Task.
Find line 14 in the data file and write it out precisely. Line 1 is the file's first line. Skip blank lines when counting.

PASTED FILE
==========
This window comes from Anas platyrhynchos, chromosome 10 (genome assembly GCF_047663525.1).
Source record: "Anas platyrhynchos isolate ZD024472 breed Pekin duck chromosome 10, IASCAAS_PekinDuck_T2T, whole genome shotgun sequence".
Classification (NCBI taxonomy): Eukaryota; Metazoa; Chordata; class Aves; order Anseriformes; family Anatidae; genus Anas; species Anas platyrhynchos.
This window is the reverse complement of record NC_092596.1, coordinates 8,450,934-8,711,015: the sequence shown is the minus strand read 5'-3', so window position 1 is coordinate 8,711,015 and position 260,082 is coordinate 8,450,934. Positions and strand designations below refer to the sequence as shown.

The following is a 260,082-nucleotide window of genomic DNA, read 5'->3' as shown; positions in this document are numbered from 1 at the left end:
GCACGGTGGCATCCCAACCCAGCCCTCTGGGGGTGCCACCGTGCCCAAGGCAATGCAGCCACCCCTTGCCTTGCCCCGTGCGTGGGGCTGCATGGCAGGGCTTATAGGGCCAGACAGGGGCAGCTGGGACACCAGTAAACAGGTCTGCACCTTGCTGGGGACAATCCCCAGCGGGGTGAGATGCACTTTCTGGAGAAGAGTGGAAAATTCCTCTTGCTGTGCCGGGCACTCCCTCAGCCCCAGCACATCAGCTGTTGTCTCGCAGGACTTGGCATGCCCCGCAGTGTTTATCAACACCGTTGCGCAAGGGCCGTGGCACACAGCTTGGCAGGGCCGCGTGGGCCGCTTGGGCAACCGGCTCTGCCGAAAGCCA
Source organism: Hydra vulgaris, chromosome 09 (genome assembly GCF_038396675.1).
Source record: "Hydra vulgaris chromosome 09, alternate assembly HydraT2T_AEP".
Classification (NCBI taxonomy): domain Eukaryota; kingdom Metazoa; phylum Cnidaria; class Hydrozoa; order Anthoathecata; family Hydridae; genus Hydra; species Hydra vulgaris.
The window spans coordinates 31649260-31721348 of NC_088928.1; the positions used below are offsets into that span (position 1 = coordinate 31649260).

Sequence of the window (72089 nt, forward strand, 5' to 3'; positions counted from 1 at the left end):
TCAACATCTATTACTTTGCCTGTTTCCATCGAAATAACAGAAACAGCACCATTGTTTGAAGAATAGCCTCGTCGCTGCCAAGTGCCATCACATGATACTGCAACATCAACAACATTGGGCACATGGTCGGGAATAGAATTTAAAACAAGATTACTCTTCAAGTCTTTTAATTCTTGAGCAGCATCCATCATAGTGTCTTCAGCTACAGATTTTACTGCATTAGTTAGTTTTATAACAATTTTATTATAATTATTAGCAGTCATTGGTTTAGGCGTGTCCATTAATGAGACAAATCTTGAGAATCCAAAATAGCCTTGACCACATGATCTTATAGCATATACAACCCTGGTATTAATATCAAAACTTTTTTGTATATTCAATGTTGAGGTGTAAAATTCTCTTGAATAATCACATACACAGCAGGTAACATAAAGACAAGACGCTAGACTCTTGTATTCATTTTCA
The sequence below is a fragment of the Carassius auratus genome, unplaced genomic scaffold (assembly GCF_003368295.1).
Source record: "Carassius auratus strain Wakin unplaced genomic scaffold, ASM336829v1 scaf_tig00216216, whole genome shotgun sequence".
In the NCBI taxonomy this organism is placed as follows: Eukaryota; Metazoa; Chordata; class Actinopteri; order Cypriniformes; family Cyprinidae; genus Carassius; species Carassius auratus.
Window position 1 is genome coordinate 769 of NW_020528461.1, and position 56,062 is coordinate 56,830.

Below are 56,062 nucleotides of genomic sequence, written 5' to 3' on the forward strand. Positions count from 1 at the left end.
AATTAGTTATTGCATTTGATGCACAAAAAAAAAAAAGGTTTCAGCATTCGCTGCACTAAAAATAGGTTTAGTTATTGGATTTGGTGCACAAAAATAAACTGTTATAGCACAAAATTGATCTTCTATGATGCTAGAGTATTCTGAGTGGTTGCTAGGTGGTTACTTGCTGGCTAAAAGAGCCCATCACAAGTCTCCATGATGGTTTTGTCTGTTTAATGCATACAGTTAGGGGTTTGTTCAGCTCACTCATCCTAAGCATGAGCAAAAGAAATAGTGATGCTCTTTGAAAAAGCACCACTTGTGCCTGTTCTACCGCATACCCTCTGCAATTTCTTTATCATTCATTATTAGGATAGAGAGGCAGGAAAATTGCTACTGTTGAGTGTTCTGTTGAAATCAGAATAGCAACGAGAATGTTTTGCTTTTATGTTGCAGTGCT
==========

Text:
Source record: "Carassius auratus strain Wakin unplaced genomic scaffold, ASM336829v1 scaf_tig00216216, whole genome shotgun sequence".